How often do you leave a voice mail for someone – prospect, co-worker, friend, client – and don’t hear back? How often do you either ignore or forget to respond to someone’s request, relay a message or make that returned phone call?
Everyone’s busy, overwhelmed, or in the middle of something…it’s the nature of the business world, we all understand that. And yet….
When I call prospects I appreciate their calling back and saying thank you, but no thank you; at least I can move on. If a client’s offered to respond and it’s been 10 days with no word, what do you think? “I didn’t get it.” How do you feel? Somewhat deflated and disappointed. You are in sales no matter your job title and you work for yourself. You may get paid by someone else, and you also work to make yourself better through training, reading, asking questions, marketing, sharing, and networking. You’re making a name for yourself, and that’s one of the first steps in marketing You, Inc. All of these are products of good business, and good business also requires being responsive.
Respond to that request. Respond to that sales call. Respond to that undesirable co-worker. Respond to that e-mail. When you respond you say something about your core values and you; both excellent business traits.
It’s hard to move on when you’re waiting for that reply from your manager, your co-worker or your prospect. Time – as they say – is money. What makes the delay? Why the delay? Enlighten the person waiting for you.
A friend’s waiting to hear back about a consulting project. The prospect told him he’d have an answer by “next week.” It’s now been over two…! A co-worker forgot to give another co-worker a message that her client had come by and given the information she needed for a proposal…an unneeded delay. A job prospect hasn’t responded to your e-mail and resume. Delays happen, we all understand that. With today’s communication avenues, text messaging, e-mail and yes, the phone, it’s a common courtesy to respond within a week’s window. Yes? What do you think is the maximum time to respond?
But, within a week’s time, isn’t it good business to respond in some manner?
You’re waiting for that promotion after you thought you’d “nailed it,” and yet over a week’s gone by with no response. You call your client to offer more product, better service, a special promotion and don’t hear back. It’s frustrating and deflating. (Expert sales reps have a thicker skin than many of us…!)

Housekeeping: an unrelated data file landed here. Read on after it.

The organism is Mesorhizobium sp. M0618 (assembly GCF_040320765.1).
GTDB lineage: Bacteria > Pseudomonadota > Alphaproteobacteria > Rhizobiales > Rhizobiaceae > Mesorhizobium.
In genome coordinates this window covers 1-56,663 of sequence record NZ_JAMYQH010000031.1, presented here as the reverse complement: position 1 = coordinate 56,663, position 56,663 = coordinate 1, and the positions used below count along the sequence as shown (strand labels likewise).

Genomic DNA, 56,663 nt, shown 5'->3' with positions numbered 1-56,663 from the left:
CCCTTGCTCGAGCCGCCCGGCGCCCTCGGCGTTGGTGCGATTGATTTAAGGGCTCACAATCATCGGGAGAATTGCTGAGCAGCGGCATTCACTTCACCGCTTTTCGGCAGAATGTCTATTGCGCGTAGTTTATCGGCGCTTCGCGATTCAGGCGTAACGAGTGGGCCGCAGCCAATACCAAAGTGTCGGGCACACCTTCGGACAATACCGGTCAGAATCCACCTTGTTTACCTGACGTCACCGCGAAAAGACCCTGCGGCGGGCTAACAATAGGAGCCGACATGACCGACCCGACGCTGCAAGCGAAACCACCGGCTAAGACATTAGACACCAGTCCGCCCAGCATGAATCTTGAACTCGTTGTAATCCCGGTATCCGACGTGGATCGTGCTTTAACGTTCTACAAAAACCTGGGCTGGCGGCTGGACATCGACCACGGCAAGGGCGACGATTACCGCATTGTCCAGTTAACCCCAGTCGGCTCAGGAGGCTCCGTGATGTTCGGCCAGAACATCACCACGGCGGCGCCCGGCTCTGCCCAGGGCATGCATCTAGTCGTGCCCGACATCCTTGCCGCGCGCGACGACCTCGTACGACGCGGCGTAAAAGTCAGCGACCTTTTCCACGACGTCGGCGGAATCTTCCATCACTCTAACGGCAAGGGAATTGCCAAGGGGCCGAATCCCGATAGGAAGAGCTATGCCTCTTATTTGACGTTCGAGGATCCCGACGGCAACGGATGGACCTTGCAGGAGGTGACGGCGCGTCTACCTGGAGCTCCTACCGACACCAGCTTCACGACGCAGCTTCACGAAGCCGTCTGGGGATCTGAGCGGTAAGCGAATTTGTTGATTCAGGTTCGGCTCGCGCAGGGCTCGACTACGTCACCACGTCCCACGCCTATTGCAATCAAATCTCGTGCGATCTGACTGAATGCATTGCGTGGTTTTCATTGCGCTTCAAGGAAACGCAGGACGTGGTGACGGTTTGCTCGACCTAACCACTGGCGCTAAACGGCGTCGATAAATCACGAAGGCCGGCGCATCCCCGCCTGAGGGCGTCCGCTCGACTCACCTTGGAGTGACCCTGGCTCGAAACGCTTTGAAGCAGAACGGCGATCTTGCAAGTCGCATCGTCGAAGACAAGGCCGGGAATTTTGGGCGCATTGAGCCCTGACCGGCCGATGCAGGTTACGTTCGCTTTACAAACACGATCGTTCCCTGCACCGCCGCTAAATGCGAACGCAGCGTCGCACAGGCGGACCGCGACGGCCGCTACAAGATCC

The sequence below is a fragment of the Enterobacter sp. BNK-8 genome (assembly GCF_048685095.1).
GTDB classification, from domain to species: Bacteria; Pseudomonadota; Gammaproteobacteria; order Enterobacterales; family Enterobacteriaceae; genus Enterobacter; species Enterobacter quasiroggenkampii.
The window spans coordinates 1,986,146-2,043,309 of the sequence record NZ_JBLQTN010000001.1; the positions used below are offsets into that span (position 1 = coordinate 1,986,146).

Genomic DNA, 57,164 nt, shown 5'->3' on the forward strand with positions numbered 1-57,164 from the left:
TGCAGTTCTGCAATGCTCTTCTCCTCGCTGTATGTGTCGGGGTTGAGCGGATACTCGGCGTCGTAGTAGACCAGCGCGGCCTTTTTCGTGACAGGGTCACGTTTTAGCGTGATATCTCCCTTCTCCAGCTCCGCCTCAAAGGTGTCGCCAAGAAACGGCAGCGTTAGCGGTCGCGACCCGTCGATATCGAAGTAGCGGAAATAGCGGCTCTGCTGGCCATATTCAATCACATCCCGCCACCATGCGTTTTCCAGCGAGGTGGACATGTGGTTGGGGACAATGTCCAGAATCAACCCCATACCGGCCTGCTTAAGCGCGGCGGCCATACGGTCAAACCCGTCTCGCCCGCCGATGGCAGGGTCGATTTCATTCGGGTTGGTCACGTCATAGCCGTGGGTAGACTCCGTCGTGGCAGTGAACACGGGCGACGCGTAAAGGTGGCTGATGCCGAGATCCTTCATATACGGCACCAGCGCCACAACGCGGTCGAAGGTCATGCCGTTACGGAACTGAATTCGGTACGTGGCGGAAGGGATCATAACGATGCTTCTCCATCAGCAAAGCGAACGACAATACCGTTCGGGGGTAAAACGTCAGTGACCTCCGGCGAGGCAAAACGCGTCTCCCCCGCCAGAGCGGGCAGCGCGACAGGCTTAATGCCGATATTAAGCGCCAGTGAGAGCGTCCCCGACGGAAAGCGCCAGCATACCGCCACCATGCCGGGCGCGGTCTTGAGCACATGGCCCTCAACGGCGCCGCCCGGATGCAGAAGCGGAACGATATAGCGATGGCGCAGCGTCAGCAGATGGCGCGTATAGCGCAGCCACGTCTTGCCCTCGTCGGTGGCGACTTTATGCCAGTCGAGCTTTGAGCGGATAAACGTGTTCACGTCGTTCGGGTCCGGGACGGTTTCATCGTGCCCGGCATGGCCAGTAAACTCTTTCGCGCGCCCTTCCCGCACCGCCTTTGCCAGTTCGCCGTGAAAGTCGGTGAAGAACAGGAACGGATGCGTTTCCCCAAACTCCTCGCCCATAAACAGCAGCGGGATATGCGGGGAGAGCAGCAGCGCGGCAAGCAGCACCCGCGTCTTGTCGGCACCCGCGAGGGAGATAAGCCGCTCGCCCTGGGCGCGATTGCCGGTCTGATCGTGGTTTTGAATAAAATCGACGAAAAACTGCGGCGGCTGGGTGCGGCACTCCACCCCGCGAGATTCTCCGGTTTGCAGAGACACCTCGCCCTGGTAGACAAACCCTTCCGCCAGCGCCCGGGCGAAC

Five recommendations for getting back to people:
1. Respond in some fashion within four days – especially when you know the person.
2. Write thank you notes.
3. Let the out-reach person aware that s/he’s worth your time to respond to his/her request. You like it when someone responds to you, and your responding to someone else is a great “thank you” and respect for that person’s time.
4. Communicate. Let the person know that the job’s closed, the sale went to someone else, you’re out-of-town and will get back to him/her by x date. (When you say, “I’ll get back to you next week.” then get back to that person within that time.) Maybe you are the right candidate, and the decision’s been delayed, please communicate that.
5. Avoid the void. You may be busy, out-of-town, in the middle of a multi-million-dollar project – we all hope! – preparing for a merger or the like, but a quick acknowledgment is a five-star for your company, your service, your product and you.
This week, respond to as many e-mails as possible, return some of those phone calls, text a message. Time? Yes, it takes time, and the more you procrastinate, the more e-mails build in your in-box, the more unanswered calls nag at your conscious, and the more people you “ignore,” the more it says about you.
Set a new standard: respond within four-days – when possible – and let the public out there know you respect their time, their product, their service, and above all, them – the same way you want respect.
Are you responsive?